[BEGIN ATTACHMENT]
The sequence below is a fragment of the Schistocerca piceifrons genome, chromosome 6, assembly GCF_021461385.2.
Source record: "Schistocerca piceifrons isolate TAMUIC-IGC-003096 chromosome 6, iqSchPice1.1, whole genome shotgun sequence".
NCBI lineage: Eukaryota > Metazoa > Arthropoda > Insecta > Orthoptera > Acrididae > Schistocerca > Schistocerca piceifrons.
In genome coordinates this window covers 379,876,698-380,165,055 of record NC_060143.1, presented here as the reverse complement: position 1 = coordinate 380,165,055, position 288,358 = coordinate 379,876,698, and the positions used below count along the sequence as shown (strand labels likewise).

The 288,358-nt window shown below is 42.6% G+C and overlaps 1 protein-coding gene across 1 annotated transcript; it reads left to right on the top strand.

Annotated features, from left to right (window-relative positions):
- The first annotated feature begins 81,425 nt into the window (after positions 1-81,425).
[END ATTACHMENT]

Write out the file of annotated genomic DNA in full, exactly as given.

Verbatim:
The sequence below is a fragment of the Schistocerca piceifrons genome, chromosome 6, assembly GCF_021461385.2.
Source record: "Schistocerca piceifrons isolate TAMUIC-IGC-003096 chromosome 6, iqSchPice1.1, whole genome shotgun sequence".
NCBI lineage: Eukaryota > Metazoa > Arthropoda > Insecta > Orthoptera > Acrididae > Schistocerca > Schistocerca piceifrons.
In genome coordinates this window covers 379,876,698-380,165,055 of record NC_060143.1, presented here as the reverse complement: position 1 = coordinate 380,165,055, position 288,358 = coordinate 379,876,698, and the positions used below count along the sequence as shown (strand labels likewise).

The 288,358-nt window shown below is 42.6% G+C and overlaps 1 protein-coding gene across 1 annotated transcript; it reads left to right on the top strand.

Annotated features, from left to right (window-relative positions):
- The first annotated feature begins 81,425 nt into the window (after positions 1-81,425).